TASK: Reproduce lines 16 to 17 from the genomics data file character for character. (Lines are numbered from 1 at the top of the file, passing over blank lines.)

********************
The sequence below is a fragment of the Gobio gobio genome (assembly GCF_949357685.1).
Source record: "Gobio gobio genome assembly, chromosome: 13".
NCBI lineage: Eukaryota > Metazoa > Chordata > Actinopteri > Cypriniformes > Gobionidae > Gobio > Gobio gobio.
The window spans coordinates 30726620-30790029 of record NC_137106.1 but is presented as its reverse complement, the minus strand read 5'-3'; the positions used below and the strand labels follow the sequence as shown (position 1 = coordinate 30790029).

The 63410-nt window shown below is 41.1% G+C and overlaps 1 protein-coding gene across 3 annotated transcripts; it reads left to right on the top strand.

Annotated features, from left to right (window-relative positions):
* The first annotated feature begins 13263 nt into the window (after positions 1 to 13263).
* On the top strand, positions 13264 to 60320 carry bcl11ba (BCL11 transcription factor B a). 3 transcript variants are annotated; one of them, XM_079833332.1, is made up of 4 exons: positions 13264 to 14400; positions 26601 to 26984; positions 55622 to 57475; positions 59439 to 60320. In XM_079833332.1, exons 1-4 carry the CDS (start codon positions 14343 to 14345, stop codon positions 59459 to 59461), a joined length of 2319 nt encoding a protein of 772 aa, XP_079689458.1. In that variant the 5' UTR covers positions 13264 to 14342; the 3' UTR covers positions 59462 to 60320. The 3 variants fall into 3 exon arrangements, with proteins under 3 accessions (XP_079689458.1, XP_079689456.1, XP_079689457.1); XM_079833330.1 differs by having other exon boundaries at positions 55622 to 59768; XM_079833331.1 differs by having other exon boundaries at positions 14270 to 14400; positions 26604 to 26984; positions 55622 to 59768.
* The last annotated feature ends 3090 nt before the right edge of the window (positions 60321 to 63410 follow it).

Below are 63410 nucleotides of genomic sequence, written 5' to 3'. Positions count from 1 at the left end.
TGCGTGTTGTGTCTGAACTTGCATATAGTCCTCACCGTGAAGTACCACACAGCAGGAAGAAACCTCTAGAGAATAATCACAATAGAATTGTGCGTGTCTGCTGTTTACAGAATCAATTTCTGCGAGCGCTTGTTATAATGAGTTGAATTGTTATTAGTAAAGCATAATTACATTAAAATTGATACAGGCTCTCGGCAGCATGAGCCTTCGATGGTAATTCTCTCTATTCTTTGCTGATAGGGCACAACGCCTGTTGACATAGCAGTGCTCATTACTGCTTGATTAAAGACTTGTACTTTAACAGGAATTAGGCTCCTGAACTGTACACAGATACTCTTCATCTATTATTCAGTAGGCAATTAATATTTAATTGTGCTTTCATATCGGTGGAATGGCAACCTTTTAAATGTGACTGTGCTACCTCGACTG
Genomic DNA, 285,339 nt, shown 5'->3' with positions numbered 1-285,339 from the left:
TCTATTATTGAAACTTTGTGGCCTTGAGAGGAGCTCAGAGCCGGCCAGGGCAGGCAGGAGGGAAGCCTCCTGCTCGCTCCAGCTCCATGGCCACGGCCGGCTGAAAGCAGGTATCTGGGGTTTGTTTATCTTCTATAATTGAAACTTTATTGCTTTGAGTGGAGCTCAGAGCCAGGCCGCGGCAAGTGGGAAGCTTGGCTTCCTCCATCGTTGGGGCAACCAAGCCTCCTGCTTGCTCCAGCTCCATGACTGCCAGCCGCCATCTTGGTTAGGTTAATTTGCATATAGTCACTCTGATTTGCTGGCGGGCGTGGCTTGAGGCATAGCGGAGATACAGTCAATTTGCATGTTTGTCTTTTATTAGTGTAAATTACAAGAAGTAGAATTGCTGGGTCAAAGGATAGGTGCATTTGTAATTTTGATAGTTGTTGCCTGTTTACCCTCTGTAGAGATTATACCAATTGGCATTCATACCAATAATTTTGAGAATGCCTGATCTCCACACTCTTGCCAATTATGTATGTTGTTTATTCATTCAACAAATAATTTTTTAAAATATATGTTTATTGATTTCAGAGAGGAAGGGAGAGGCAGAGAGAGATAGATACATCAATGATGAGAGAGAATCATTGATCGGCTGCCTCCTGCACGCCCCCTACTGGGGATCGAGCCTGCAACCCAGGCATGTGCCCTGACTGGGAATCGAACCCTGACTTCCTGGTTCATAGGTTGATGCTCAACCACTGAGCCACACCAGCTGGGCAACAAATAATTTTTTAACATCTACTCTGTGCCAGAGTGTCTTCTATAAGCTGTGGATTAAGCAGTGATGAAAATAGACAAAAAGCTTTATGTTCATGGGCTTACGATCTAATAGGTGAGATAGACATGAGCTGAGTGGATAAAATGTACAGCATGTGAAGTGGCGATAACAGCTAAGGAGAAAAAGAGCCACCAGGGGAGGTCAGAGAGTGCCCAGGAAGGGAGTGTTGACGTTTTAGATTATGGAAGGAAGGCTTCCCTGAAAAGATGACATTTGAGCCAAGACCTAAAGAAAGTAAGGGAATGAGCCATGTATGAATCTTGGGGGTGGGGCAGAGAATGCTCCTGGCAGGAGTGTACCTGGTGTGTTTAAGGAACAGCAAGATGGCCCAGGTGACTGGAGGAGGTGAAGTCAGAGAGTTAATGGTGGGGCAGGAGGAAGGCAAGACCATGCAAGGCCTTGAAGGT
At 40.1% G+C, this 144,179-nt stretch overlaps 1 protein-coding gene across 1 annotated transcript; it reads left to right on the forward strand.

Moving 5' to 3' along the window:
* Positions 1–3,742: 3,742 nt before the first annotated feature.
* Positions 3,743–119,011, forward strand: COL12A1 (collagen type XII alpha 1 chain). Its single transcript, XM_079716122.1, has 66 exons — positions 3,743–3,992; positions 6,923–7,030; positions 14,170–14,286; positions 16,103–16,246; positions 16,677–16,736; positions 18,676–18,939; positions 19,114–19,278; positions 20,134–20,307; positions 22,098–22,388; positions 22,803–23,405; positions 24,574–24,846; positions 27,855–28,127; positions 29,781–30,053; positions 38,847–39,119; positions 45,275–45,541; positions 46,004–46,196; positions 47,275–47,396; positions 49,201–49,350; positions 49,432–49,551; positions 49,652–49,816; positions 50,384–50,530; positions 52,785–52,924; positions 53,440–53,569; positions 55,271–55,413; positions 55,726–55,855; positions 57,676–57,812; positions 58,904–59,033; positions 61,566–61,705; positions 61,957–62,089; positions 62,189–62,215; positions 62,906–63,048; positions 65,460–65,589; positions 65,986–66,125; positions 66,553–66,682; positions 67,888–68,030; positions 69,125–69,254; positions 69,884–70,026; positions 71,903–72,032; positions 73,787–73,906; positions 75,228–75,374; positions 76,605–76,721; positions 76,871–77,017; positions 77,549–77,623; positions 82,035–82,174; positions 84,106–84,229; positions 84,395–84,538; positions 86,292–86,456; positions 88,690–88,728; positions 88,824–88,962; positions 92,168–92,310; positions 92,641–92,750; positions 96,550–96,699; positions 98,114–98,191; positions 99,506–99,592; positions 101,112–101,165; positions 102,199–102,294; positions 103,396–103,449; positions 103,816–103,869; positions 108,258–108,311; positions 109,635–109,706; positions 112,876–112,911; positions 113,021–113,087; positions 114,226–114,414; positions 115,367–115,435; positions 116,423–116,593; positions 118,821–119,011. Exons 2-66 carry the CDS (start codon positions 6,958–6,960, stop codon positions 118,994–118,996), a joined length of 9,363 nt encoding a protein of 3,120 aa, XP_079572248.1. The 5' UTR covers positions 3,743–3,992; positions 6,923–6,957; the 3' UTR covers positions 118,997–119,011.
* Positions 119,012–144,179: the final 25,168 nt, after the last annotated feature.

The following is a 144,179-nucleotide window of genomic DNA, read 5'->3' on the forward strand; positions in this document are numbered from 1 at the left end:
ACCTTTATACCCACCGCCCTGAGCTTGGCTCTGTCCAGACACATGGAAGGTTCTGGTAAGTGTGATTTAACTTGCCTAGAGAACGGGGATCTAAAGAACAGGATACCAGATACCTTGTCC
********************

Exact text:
* Positions 1–3,742: 3,742 nt before the first annotated feature.
* Positions 3,743–119,011, forward strand: COL12A1 (collagen type XII alpha 1 chain). Its single transcript, XM_079716122.1, has 66 exons — positions 3,743–3,992; positions 6,923–7,030; positions 14,170–14,286; positions 16,103–16,246; positions 16,677–16,736; positions 18,676–18,939; positions 19,114–19,278; positions 20,134–20,307; positions 22,098–22,388; positions 22,803–23,405; positions 24,574–24,846; positions 27,855–28,127; positions 29,781–30,053; positions 38,847–39,119; positions 45,275–45,541; positions 46,004–46,196; positions 47,275–47,396; positions 49,201–49,350; positions 49,432–49,551; positions 49,652–49,816; positions 50,384–50,530; positions 52,785–52,924; positions 53,440–53,569; positions 55,271–55,413; positions 55,726–55,855; positions 57,676–57,812; positions 58,904–59,033; positions 61,566–61,705; positions 61,957–62,089; positions 62,189–62,215; positions 62,906–63,048; positions 65,460–65,589; positions 65,986–66,125; positions 66,553–66,682; positions 67,888–68,030; positions 69,125–69,254; positions 69,884–70,026; positions 71,903–72,032; positions 73,787–73,906; positions 75,228–75,374; positions 76,605–76,721; positions 76,871–77,017; positions 77,549–77,623; positions 82,035–82,174; positions 84,106–84,229; positions 84,395–84,538; positions 86,292–86,456; positions 88,690–88,728; positions 88,824–88,962; positions 92,168–92,310; positions 92,641–92,750; positions 96,550–96,699; positions 98,114–98,191; positions 99,506–99,592; positions 101,112–101,165; positions 102,199–102,294; positions 103,396–103,449; positions 103,816–103,869; positions 108,258–108,311; positions 109,635–109,706; positions 112,876–112,911; positions 113,021–113,087; positions 114,226–114,414; positions 115,367–115,435; positions 116,423–116,593; positions 118,821–119,011. Exons 2-66 carry the CDS (start codon positions 6,958–6,960, stop codon positions 118,994–118,996), a joined length of 9,363 nt encoding a protein of 3,120 aa, XP_079572248.1. The 5' UTR covers positions 3,743–3,992; positions 6,923–6,957; the 3' UTR covers positions 118,997–119,011.